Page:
Geisinger program improves internal communication between doctors

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Better coordination between primary care physicians and specialists at Geisinger is enabling clinicians to better diagnose and treat patients at reduced costs.

The Danville, Pa.-based integrated delivery system conducted a two-year study of an internal communication program called Ask-A-Doc, which resulted in quicker communication, decreased healthcare costs as well as improved quality of care.

The study of nearly 22,000 physician consultations demonstrated that the Ask-A-Doc program significantly reduced turnaround time between primary and specialty doctors to 6.5 hours vs. traditional referrals, which range from weeks to months.

According to Geisinger, the success of the Ask-A-Doc (AAD) program is based on “reliably getting an answer quickly with documentation in the electronic health record, which helps deliver the right care to the right patients at the right time.”

“The old models of communication between primary and specialty physicians are unreliable and often ineffective, so new electronic methods need to be explored and implemented,” says Eric Newman, MD, Geisinger’s vice chair for clinical innovations in the division of medicine. “The Ask-A-Doc program cuts down response wait times and improves reliability of communication, which allows physicians to better diagnose and treat patients. This ultimately leads to lower costs and better outcomes.”

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In the first month of the Ask-A-Doc program, Geisinger achieved about a 14 percent reduction in total cost of care. And, during the second month of its implementation, the health system contends that it saw a 20 percent cost reduction, compared with a group that had not been exposed to the program.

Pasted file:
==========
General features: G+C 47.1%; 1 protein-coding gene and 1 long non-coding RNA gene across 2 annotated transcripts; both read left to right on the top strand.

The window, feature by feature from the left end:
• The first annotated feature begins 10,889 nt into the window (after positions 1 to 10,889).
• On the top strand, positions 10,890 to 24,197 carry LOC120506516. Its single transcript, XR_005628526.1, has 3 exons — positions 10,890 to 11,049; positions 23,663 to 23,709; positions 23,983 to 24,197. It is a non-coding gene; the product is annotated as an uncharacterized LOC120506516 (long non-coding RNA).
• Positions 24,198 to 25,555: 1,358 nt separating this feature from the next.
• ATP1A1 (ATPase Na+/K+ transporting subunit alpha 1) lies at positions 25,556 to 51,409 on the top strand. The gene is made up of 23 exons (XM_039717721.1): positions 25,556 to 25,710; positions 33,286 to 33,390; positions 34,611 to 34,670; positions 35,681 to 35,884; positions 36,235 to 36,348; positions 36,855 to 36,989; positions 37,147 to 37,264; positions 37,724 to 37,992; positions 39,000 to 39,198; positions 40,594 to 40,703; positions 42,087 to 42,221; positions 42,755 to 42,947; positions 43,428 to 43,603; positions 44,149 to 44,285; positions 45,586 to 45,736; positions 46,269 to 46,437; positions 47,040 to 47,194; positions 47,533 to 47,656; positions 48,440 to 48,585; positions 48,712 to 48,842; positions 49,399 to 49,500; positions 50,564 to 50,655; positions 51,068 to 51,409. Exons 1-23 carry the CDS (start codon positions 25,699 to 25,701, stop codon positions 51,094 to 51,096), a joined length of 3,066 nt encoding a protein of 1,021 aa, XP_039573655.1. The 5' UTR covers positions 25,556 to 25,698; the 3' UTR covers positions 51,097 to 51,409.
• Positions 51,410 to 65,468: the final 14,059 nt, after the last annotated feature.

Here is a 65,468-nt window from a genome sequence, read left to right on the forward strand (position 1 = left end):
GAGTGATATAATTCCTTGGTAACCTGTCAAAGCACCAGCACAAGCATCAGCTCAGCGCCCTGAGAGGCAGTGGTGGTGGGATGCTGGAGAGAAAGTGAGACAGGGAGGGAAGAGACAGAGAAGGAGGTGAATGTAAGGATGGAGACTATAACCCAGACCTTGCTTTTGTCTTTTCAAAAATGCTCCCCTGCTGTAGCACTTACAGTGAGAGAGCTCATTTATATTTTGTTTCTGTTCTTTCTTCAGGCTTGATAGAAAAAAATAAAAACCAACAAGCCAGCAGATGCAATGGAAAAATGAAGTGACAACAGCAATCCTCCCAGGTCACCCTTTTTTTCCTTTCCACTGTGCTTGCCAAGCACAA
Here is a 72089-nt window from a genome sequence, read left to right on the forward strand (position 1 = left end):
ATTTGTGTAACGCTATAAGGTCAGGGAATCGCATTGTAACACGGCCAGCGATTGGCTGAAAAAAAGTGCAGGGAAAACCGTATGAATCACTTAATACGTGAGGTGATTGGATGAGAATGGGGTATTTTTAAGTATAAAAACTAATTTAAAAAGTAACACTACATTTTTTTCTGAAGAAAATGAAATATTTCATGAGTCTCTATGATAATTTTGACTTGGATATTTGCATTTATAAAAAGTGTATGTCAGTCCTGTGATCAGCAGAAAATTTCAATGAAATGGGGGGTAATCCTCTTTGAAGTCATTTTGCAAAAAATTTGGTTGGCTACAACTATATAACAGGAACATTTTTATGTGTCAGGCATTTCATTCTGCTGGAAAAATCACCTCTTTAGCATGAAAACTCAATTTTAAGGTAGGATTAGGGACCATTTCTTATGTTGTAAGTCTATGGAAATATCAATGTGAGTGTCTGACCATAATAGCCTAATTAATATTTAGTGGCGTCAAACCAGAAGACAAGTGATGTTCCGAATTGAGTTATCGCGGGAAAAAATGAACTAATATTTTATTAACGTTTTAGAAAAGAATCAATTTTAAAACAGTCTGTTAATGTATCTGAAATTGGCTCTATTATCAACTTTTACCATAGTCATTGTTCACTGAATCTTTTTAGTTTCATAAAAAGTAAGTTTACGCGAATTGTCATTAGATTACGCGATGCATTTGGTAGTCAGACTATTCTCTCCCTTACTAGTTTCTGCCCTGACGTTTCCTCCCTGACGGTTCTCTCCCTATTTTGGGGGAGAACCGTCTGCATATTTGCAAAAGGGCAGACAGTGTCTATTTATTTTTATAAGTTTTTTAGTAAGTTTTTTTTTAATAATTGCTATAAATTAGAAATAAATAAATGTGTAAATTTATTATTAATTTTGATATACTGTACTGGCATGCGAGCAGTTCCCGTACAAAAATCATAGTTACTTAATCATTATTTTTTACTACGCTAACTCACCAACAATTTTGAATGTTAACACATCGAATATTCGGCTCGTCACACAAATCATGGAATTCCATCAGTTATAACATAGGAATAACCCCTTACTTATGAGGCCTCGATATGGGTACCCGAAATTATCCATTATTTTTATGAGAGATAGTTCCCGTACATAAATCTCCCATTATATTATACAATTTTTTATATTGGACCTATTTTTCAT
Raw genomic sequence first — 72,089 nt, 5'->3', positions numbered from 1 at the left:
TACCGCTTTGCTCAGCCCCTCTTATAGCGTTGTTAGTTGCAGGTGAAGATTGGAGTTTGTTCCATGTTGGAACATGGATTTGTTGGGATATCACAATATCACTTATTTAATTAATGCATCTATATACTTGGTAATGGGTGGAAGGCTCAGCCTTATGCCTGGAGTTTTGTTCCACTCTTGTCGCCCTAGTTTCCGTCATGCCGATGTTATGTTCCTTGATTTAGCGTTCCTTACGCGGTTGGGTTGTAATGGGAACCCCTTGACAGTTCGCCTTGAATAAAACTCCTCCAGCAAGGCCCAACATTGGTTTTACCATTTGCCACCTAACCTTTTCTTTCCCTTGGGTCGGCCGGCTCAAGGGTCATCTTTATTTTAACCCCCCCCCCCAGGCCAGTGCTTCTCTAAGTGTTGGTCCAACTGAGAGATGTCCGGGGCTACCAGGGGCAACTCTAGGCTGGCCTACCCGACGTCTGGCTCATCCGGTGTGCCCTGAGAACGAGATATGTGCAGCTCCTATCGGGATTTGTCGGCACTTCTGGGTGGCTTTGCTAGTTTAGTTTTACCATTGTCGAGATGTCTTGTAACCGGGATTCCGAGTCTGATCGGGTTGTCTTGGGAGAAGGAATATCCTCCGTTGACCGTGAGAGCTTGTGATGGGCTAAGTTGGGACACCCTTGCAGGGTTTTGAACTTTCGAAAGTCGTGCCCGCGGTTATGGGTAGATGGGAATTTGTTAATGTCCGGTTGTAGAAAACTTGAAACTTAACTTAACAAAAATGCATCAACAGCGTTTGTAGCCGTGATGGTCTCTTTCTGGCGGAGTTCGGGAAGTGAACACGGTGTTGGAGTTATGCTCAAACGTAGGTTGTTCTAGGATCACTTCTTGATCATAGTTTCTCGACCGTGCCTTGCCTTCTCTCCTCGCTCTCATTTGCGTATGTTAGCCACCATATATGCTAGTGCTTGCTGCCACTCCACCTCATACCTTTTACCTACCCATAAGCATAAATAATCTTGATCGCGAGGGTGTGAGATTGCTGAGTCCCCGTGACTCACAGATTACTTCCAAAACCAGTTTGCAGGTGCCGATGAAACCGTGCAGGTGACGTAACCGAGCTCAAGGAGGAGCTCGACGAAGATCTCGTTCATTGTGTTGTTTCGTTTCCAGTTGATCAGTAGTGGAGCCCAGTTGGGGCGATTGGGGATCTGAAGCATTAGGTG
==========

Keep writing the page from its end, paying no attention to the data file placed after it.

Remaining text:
“The reductions in cost were driven largely by decreased emergency room visits and physician office visits, with a notable 74 percent drop in specialist visits,” according to Geisinger. “The Ask-A-Doc program has been extremely successful, with 99.9 percent of questions answered and more than 84 percent of Geisinger primary care providers using the program on a regular basis.”

Currently, 35 specialties participate in the program, and more than 17,000 Ask-A-Doc consults have been completed to date.

“Ask-a-Doc now accounts for 10 percent of all Geisinger referrals to participating specialties,” reports the healthcare organization. “Also, by providing an alternative method for obtaining specialty help, AAD opened up almost 4,000 additional face-to-face specialty slots in 2018.”

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